Some studies show that humans might be genetically predisposed to fear certain harmful things like spiders, snakes and rats -- animals that once posed a real danger to human beings because they were poisonous or carried disease. Fear of snakes, for example, has been found in people who have never even been in the presence of a snake. This makes sense if you think about fear as an evolutionary instinct embedded in the human consciousness. This idea of the universal fear is supported by such reputable sources as popular television: NBC's "Fear Factor" offers a weekly $50,000 prize to the contestant who can perform tasks like sticking his head into a box filled with hundreds of spiders and eating a blended rat smoothie.

The idea is also supported by scientific research. Psychologist Martin Seligman performed a classical conditioning experiment in which he showed subjects pictures of certain objects and then administered an electric shock. The idea was to create a phobia (an intense, irrational fear) of the object in the picture. When the picture was of something like a spider or a snake, it took only two to four shocks to establish a phobia. When the picture was of something like a flower or a tree, it took a lot more shocks to get a real fear going.

But while there may be "universal fears," there are also fears that are particular to individuals, communities, regions or even cultures. Someone who grew up in the city probably has a more intense fear of being mugged than someone who has spent most of his life on a farm. People living in South Florida may have a stronger fear of hurricanes than people living in Kansas, and people in Kansas probably have a deeper fear of tornadoes than do people in Vermont. What we fear says a lot about our life experience. There is a phobia called taijin kyofusho that is considered in the psychiatric community (according to the DSM IV) to be a "culturally distinctive phobia in Japan." Taijin kyofusho is "the fear of offending other persons by an excess of modesty or showing respect." The intricate social rituals that are part of life in Japan have led to a Japanese-specific fear.

Experiencing fear every now and then is a normal part of life. But living with chronic fear can be both physically and emotionally debilitating. Living with an impaired immune response and high blood pressure causes illness, and refusing to participate in daily activities because you might be confronted with heights or social interaction doesn't make for a very fulfilling life. So what can we do about our fears?

Overcoming Fear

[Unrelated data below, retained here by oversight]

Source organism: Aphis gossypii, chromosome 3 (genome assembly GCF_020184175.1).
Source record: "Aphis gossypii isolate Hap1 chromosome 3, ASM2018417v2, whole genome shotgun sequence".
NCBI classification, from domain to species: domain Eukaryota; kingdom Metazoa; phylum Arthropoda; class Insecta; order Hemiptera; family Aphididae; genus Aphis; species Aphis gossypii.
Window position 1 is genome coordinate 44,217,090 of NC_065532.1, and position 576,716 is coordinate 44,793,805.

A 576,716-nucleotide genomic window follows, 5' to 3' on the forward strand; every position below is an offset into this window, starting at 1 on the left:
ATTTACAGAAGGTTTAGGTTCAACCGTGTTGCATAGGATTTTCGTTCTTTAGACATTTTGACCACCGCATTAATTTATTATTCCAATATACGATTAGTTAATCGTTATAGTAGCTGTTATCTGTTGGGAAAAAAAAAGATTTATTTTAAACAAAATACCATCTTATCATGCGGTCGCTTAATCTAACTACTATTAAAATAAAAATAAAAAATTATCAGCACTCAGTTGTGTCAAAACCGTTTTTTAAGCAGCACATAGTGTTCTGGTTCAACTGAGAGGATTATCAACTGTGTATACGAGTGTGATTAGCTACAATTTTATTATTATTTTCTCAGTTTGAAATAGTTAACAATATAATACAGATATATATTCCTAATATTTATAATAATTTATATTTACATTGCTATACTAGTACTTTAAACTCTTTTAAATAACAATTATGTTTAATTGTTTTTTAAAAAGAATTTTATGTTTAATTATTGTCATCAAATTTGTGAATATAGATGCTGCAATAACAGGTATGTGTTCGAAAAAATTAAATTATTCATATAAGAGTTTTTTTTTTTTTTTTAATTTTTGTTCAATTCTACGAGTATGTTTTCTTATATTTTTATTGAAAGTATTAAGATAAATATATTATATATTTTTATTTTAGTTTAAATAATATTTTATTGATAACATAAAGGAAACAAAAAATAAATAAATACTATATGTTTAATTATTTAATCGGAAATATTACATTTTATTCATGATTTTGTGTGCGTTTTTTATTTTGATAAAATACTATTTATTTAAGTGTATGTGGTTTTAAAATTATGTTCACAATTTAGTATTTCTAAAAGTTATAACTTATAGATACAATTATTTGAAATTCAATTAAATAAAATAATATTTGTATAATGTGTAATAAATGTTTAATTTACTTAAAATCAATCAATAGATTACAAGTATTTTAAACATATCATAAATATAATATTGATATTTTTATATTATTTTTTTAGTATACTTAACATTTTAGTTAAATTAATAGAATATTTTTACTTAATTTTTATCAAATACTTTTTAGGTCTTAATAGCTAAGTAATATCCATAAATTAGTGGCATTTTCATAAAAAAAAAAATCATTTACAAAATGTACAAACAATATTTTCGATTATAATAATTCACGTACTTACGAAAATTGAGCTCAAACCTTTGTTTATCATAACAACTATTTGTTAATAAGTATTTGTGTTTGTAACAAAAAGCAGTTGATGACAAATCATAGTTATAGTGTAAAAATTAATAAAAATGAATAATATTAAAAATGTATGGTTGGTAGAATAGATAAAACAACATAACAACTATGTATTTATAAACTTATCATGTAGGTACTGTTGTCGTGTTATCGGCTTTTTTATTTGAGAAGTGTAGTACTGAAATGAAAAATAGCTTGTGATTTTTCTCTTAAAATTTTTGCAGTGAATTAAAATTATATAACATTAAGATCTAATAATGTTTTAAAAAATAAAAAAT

Studies have shown that rats with damaged amygdalas will walk right up to cats [ref]. Most of us aren't too keen on the prospect of going at our amygdala with an ice pick, though. So scientists are exploring other ways to overcome fear.

Fear extinction

Whereas Little Albert learned to fear white rats in the 1920s, rats learned to fear a simple noise more than 80 years later. Scientist Mark Barad of UCLA performed an experiment in which he and his team combined a noise with an electric shock. They would play the tone and then immediately apply a shock to the metal floor of the rats' cage. It was classical conditioning, and it didn't take long for the rats to brace themselves for the shock as soon as they heard the sound. At that point, their amygdalas paired the sound with the shock, and the sound created a fear response. The researchers then began the process of fear-extinction training, in which they made the sound but did not apply the shock. After hearing the sound very often without the shock, the rats stopped fearing the noise.


Fear extinction involves creating a conditioned response that counters the conditioned fear response. While studies situate the amygdala as the location of fear memories formed by conditioning, scientists theorize that fear-extinction memories form in the amygdala but then are transferred to the medial prefrontal cortex (mPFC) for storage. The new memory created by fear extinction resides in the mPFC and attempts to override the fear memory triggered in the amygdala.

Most behavioral therapies for fear extinction focus on exposure. For instance, therapy for a person with a fear of snakes might involve visiting a snake farm repeatedly and taking small steps toward touching one. First, the person might get within 10 feet of the snake and see that nothing terrible happens. Then he might get within 5 feet of the snake. When nothing terrible happens within 5 feet of the snake, he might get close enough to touch it. This process continues until new, fear-extinction memories are formed -- memories that say "snakes are not going to harm you" and serve to contradict the fear of snakes that lives in the amygdala. The fear still exists, but the idea is to override it with the new memory.